We don't know if this'll be in the final retail version of the game, but we were annoyed to see that Hot Shots Golf, just like Devil May Cry 4, features a required installation at game launch. In fact, with about 5GB of data being installed onto the PS3 drive, it's just as lengthy as Capcom's action game. We were surprised by this -- we didn't have our sandwiches ready for the long-haul.
Once in the game, we saw a few stray items left over from the Japanese build of the game. We can't wait to see if these features get localized. One option allowed players to access the Minna no Golf website from the game, while another option was a video tutorial on how to navigate the game. Certainly, that'll be helpful for the casual gamers that'll flock to this surprisingly deep offering.
Jumping into a new golf career is pretty simple. At first, there are only two characters available, but the menu hints at a much more diverse cast of characters. There are only two costume choices for each, and two clubs to choose from the beginning -- it's clear that collectors are going to have a lot of choices when it comes to customization later on in the game.
There are two swing options, one which Hot Shots regulars should be more than familiar with. However, the new Advanced mode offers an interesting new take on the genre. In this mode, you'll have to rely less on an HUD, and more on your character's animation. Press X to initiate the swing, and you'll see the club being swung upwards. Press X again, and you'll determine the character's swing power. At first, it may be hard to gauge power in this mode. It was a little frustrating at first, as we were unable to get the maximum power out of our swings. Worse still, precision was hard to come by, and we often missed those tricky approach shots.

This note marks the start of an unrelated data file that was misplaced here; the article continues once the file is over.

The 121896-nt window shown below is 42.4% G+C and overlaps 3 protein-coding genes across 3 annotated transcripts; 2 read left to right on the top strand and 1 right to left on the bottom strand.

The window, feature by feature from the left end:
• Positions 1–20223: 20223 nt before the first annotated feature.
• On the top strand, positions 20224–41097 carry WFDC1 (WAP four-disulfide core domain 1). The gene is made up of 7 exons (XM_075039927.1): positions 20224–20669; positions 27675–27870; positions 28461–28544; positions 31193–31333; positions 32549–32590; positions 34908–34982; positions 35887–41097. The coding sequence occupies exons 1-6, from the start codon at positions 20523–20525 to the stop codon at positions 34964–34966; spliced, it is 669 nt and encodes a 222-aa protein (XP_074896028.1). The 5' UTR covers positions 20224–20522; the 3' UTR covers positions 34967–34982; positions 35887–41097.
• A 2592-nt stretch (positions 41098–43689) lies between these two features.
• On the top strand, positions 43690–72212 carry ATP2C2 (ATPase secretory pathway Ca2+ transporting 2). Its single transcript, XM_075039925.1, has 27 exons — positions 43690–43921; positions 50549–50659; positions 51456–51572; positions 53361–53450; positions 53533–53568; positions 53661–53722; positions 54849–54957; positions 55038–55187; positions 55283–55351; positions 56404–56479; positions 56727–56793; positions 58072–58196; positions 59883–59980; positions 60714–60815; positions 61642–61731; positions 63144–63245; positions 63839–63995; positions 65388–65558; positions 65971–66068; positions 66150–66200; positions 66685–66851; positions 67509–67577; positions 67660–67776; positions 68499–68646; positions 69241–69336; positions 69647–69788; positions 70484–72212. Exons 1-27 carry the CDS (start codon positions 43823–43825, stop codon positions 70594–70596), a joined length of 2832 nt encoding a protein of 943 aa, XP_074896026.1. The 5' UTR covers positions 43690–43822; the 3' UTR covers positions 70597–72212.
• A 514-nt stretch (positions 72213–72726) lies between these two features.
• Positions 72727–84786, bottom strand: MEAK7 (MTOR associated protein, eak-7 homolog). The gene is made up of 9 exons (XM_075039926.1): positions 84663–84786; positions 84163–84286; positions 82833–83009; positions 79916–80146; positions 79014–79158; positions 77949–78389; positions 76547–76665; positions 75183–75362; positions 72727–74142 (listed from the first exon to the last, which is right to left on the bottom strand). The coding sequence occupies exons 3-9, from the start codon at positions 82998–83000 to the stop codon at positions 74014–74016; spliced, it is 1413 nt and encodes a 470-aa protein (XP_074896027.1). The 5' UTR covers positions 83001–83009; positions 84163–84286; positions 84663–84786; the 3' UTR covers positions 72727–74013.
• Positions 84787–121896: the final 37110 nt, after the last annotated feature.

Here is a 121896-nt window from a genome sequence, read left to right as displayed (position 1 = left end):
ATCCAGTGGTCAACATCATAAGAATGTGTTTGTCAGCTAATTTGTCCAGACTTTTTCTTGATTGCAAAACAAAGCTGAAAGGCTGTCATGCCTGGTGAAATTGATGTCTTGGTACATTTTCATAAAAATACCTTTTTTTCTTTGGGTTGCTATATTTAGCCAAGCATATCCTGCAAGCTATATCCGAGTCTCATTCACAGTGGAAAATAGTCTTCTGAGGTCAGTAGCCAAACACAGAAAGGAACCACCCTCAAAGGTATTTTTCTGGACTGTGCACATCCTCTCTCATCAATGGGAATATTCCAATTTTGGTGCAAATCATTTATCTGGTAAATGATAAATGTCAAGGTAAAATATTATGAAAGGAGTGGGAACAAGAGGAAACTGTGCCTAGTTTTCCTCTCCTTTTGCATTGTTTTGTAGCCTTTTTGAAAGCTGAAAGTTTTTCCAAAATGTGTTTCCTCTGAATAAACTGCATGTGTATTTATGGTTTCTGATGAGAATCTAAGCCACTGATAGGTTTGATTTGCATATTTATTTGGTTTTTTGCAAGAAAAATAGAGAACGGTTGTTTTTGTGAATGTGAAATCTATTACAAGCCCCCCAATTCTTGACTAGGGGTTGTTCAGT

However, there are a few things to make note of. The club will give a hint as to when it's at 50% strength, and it will briefly flash yellow. At maximum strength, it will flash red. These two points must be used to help players gauge their swing power. It essentially recreates the same percentage meter as the original swing mode, but in a more natural way. It's a novel concept, but we're still undecided on whether or not it's an "upgrade" from the original. Perhaps we're too traditional?
We haven't been able to try the game's online offerings yet, but they're in the main menu, tempting us all the time. Considering how solid the gameplay experience is offline we're confident that going online will be quite a blast.
Hot Shots Golf was one of Japan's earlier titles, and as such, it's already starting to show off its age. It's still quite an attractive game, but having seen so many other PS3 titles really push the envelope, the visuals of Out of Bounds may seem a bit dated for some. Also, we're a little disappointed that the Japanese voice acting hasn't survived the transition to the US version (at least, not in this build!). We loved it when our golfers said "nice shotto!" Please Sony? Can you restore the original voice acting for the final release? We're more than certain you can fit it on the Blu-ray disc.
Stay tuned next month as we offer our final review of the game.